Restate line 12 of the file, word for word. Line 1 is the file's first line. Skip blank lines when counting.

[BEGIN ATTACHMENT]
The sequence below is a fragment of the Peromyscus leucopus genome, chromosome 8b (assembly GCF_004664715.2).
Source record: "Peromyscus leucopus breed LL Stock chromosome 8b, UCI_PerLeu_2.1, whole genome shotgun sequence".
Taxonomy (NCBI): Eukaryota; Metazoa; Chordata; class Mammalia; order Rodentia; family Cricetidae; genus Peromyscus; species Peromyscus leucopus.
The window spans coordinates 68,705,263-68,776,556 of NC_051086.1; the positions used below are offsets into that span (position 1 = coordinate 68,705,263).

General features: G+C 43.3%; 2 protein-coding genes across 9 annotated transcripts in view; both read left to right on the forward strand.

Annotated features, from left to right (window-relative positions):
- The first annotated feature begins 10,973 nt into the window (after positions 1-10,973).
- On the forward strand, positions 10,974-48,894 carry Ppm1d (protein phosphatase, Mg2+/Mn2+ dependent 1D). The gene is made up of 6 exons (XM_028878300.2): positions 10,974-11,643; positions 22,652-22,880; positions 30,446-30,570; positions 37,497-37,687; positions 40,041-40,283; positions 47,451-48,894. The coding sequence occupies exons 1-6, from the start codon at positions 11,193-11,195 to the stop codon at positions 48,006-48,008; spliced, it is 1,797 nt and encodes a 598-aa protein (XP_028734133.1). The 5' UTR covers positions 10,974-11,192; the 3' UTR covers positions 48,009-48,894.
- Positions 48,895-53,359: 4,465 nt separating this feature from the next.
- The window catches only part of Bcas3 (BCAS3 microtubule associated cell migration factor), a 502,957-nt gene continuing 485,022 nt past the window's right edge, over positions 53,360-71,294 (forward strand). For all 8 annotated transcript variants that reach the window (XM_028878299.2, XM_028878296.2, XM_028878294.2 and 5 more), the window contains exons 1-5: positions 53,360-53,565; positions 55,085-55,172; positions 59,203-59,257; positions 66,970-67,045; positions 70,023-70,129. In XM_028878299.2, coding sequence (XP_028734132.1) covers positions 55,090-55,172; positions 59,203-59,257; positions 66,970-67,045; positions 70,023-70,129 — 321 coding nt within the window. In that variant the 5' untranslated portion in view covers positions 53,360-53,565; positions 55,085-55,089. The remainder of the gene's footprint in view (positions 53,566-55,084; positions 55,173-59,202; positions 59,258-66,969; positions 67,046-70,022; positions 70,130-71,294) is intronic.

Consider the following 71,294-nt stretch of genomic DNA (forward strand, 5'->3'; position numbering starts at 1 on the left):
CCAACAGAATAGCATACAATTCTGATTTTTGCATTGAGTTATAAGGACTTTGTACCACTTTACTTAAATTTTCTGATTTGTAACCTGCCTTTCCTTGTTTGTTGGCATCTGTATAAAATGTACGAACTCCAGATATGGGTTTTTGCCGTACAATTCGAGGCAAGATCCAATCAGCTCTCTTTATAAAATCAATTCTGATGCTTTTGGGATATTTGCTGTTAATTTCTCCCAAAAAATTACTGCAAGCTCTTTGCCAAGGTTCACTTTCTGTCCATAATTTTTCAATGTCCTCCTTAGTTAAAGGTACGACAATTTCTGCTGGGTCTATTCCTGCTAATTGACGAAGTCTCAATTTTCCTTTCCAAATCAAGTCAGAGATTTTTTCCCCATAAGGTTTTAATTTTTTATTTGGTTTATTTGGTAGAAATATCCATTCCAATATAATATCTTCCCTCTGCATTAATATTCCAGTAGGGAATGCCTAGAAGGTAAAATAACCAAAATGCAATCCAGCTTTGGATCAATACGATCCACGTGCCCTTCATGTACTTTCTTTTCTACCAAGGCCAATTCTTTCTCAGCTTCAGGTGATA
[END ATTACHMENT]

CCAACAGAATAGCATACAATTCTGATTTTTGCATTGAGTTATAAGGACTTTGTACCACTTTACTTAAATTTTCTGATTTGTAACCTGCCTTTCCTTGTTTGTTGGCATCTGTATAAAATGTACGAACTCCAGATATGGGTTTTTGCCGTACAATTCGAGGCAAGATCCAATCAGCTCTCTTTATAAAATCAATTCTGATGCTTTTGGGATATTTGCTGTTAATTTCTCCCAAAAAATTACTGCAAGCTCTTTGCCAAGGTTCACTTTCTGTCCATAATTTTTCAATGTCCTCCTTAGTTAAAGGTACGACAATTTCTGCTGGGTCTATTCCTGCTAATTGACGAAGTCTCAATTTTCCTTTCCAAATCAAGTCAGAGATTTTTTCCCCATAAGGTTTTAATTTTTTATTTGGTTTATTTGGTAGAAATATCCATTCCAATATAATATCTTCCCTCTGCATTAATATTCCAGTAGGGAATGCCTAGAAGGTAAAATAACCAAAATGCAATCCAGCTTTGGATCAATACGATCCACGTGCCCTTCATGTACTTTCTTTTCTACCAAGGCCAATTCTTTCTCAGCTTCAGGTGATA